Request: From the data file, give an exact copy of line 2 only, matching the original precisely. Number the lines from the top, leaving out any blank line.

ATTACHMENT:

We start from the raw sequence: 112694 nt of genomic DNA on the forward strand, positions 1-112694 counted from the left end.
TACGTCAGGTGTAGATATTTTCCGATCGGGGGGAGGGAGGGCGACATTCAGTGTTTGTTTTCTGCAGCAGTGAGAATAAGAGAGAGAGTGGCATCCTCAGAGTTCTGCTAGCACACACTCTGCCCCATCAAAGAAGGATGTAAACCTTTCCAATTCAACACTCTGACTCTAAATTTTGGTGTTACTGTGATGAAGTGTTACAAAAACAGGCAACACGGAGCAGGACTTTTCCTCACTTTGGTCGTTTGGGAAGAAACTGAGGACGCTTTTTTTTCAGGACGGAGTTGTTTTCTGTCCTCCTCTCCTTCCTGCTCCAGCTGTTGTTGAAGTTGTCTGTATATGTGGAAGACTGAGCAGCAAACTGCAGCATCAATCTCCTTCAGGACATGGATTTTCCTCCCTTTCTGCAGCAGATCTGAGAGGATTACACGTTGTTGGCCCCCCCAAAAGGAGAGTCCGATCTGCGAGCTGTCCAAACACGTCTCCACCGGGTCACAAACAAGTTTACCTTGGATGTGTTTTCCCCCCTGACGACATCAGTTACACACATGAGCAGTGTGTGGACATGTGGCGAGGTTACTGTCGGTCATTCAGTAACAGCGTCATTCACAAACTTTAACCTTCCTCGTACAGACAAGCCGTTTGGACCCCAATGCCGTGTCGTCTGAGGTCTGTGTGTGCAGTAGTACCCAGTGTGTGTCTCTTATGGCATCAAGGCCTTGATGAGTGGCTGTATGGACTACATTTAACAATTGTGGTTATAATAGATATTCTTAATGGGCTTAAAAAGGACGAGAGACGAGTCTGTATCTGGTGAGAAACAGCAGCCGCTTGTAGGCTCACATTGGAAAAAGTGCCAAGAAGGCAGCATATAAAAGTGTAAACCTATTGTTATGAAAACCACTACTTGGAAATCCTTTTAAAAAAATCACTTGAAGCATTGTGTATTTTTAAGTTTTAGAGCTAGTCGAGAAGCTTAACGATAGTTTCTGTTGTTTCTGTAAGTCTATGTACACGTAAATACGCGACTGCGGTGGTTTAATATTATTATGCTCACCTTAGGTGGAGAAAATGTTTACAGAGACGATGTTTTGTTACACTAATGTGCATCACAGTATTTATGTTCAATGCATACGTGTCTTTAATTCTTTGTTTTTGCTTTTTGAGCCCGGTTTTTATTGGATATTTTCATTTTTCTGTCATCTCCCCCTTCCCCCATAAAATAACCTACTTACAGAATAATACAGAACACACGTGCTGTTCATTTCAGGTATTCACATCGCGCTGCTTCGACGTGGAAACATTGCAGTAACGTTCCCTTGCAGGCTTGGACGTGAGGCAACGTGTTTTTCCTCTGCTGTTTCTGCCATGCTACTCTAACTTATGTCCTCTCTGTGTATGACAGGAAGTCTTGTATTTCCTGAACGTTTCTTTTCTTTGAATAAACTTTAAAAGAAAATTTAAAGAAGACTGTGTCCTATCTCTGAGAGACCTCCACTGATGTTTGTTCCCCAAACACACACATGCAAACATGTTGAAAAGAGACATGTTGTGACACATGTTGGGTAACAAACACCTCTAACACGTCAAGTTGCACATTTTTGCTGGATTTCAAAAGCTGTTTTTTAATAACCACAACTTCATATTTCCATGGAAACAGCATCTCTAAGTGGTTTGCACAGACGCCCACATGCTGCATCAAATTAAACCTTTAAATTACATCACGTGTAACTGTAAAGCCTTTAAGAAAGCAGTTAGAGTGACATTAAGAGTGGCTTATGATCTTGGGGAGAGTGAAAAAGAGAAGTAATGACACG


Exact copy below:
TACGTCAGGTGTAGATATTTTCCGATCGGGGGGAGGGAGGGCGACATTCAGTGTTTGTTTTCTGCAGCAGTGAGAATAAGAGAGAGAGTGGCATCCTCAGAGTTCTGCTAGCACACACTCTGCCCCATCAAAGAAGGATGTAAACCTTTCCAATTCAACACTCTGACTCTAAATTTTGGTGTTACTGTGATGAAGTGTTACAAAAACAGGCAACACGGAGCAGGACTTTTCCTCACTTTGGTCGTTTGGGAAGAAACTGAGGACGCTTTTTTTTCAGGACGGAGTTGTTTTCTGTCCTCCTCTCCTTCCTGCTCCAGCTGTTGTTGAAGTTGTCTGTATATGTGGAAGACTGAGCAGCAAACTGCAGCATCAATCTCCTTCAGGACATGGATTTTCCTCCCTTTCTGCAGCAGATCTGAGAGGATTACACGTTGTTGGCCCCCCCAAAAGGAGAGTCCGATCTGCGAGCTGTCCAAACACGTCTCCACCGGGTCACAAACAAGTTTACCTTGGATGTGTTTTCCCCCCTGACGACATCAGTTACACACATGAGCAGTGTGTGGACATGTGGCGAGGTTACTGTCGGTCATTCAGTAACAGCGTCATTCACAAACTTTAACCTTCCTCGTACAGACAAGCCGTTTGGACCCCAATGCCGTGTCGTCTGAGGTCTGTGTGTGCAGTAGTACCCAGTGTGTGTCTCTTATGGCATCAAGGCCTTGATGAGTGGCTGTATGGACTACATTTAACAATTGTGGTTATAATAGATATTCTTAATGGGCTTAAAAAGGACGAGAGACGAGTCTGTATCTGGTGAGAAACAGCAGCCGCTTGTAGGCTCACATTGGAAAAAGTGCCAAGAAGGCAGCATATAAAAGTGTAAACCTATTGTTATGAAAACCACTACTTGGAAATCCTTTTAAAAAAATCACTTGAAGCATTGTGTATTTTTAAGTTTTAGAGCTAGTCGAGAAGCTTAACGATAGTTTCTGTTGTTTCTGTAAGTCTATGTACACGTAAATACGCGACTGCGGTGGTTTAATATTATTATGCTCACCTTAGGTGGAGAAAATGTTTACAGAGACGATGTTTTGTTACACTAATGTGCATCACAGTATTTATGTTCAATGCATACGTGTCTTTAATTCTTTGTTTTTGCTTTTTGAGCCCGGTTTTTATTGGATATTTTCATTTTTCTGTCATCTCCCCCTTCCCCCATAAAATAACCTACTTACAGAATAATACAGAACACACGTGCTGTTCATTTCAGGTATTCACATCGCGCTGCTTCGACGTGGAAACATTGCAGTAACGTTCCCTTGCAGGCTTGGACGTGAGGCAACGTGTTTTTCCTCTGCTGTTTCTGCCATGCTACTCTAACTTATGTCCTCTCTGTGTATGACAGGAAGTCTTGTATTTCCTGAACGTTTCTTTTCTTTGAATAAACTTTAAAAGAAAATTTAAAGAAGACTGTGTCCTATCTCTGAGAGACCTCCACTGATGTTTGTTCCCCAAACACACACATGCAAACATGTTGAAAAGAGACATGTTGTGACACATGTTGGGTAACAAACACCTCTAACACGTCAAGTTGCACATTTTTGCTGGATTTCAAAAGCTGTTTTTTAATAACCACAACTTCATATTTCCATGGAAACAGCATCTCTAAGTGGTTTGCACAGACGCCCACATGCTGCATCAAATTAAACCTTTAAATTACATCACGTGTAACTGTAAAGCCTTTAAGAAAGCAGTTAGAGTGACATTAAGAGTGGCTTATGATCTTGGGGAGAGTGAAAAAGAGAAGTAATGACACG